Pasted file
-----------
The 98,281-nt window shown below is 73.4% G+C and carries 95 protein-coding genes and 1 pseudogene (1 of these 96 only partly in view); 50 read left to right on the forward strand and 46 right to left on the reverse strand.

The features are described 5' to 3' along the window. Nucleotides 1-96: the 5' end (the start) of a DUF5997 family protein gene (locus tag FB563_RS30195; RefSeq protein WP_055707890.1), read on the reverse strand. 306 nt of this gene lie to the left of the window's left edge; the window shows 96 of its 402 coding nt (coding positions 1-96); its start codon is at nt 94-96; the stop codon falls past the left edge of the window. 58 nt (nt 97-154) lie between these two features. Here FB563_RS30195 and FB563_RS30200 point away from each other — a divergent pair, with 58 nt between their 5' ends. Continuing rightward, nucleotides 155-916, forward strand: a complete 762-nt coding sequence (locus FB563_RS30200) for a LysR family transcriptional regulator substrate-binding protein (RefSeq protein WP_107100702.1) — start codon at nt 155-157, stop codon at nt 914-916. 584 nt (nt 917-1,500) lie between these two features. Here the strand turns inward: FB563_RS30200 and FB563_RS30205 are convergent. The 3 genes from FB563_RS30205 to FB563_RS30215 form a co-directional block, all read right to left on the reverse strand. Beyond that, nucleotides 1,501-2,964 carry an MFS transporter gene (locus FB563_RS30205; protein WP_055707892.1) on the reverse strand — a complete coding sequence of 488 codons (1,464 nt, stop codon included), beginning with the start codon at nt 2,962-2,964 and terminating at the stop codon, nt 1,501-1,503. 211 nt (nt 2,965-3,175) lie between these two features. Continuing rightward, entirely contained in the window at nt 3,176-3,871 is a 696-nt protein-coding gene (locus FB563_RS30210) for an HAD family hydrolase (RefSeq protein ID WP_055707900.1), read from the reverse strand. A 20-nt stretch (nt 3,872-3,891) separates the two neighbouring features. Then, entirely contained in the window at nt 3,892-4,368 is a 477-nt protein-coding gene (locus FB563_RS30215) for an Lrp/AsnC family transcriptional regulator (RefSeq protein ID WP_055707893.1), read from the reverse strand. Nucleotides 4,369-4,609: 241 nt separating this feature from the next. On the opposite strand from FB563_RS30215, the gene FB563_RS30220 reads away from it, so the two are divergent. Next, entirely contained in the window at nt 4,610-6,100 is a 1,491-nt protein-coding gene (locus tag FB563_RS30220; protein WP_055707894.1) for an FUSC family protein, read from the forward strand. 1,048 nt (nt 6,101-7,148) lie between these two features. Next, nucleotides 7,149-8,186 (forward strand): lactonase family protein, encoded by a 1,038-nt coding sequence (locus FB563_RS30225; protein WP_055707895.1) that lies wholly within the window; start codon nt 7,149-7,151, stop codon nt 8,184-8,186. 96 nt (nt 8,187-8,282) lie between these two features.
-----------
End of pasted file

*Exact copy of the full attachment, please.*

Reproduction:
The 98,281-nt window shown below is 73.4% G+C and carries 95 protein-coding genes and 1 pseudogene (1 of these 96 only partly in view); 50 read left to right on the forward strand and 46 right to left on the reverse strand.

The features are described 5' to 3' along the window. Nucleotides 1-96: the 5' end (the start) of a DUF5997 family protein gene (locus tag FB563_RS30195; RefSeq protein WP_055707890.1), read on the reverse strand. 306 nt of this gene lie to the left of the window's left edge; the window shows 96 of its 402 coding nt (coding positions 1-96); its start codon is at nt 94-96; the stop codon falls past the left edge of the window. 58 nt (nt 97-154) lie between these two features. Here FB563_RS30195 and FB563_RS30200 point away from each other — a divergent pair, with 58 nt between their 5' ends. Continuing rightward, nucleotides 155-916, forward strand: a complete 762-nt coding sequence (locus FB563_RS30200) for a LysR family transcriptional regulator substrate-binding protein (RefSeq protein WP_107100702.1) — start codon at nt 155-157, stop codon at nt 914-916. 584 nt (nt 917-1,500) lie between these two features. Here the strand turns inward: FB563_RS30200 and FB563_RS30205 are convergent. The 3 genes from FB563_RS30205 to FB563_RS30215 form a co-directional block, all read right to left on the reverse strand. Beyond that, nucleotides 1,501-2,964 carry an MFS transporter gene (locus FB563_RS30205; protein WP_055707892.1) on the reverse strand — a complete coding sequence of 488 codons (1,464 nt, stop codon included), beginning with the start codon at nt 2,962-2,964 and terminating at the stop codon, nt 1,501-1,503. 211 nt (nt 2,965-3,175) lie between these two features. Continuing rightward, entirely contained in the window at nt 3,176-3,871 is a 696-nt protein-coding gene (locus FB563_RS30210) for an HAD family hydrolase (RefSeq protein ID WP_055707900.1), read from the reverse strand. A 20-nt stretch (nt 3,872-3,891) separates the two neighbouring features. Then, entirely contained in the window at nt 3,892-4,368 is a 477-nt protein-coding gene (locus FB563_RS30215) for an Lrp/AsnC family transcriptional regulator (RefSeq protein ID WP_055707893.1), read from the reverse strand. Nucleotides 4,369-4,609: 241 nt separating this feature from the next. On the opposite strand from FB563_RS30215, the gene FB563_RS30220 reads away from it, so the two are divergent. Next, entirely contained in the window at nt 4,610-6,100 is a 1,491-nt protein-coding gene (locus tag FB563_RS30220; protein WP_055707894.1) for an FUSC family protein, read from the forward strand. 1,048 nt (nt 6,101-7,148) lie between these two features. Next, nucleotides 7,149-8,186 (forward strand): lactonase family protein, encoded by a 1,038-nt coding sequence (locus FB563_RS30225; protein WP_055707895.1) that lies wholly within the window; start codon nt 7,149-7,151, stop codon nt 8,184-8,186. 96 nt (nt 8,187-8,282) lie between these two features.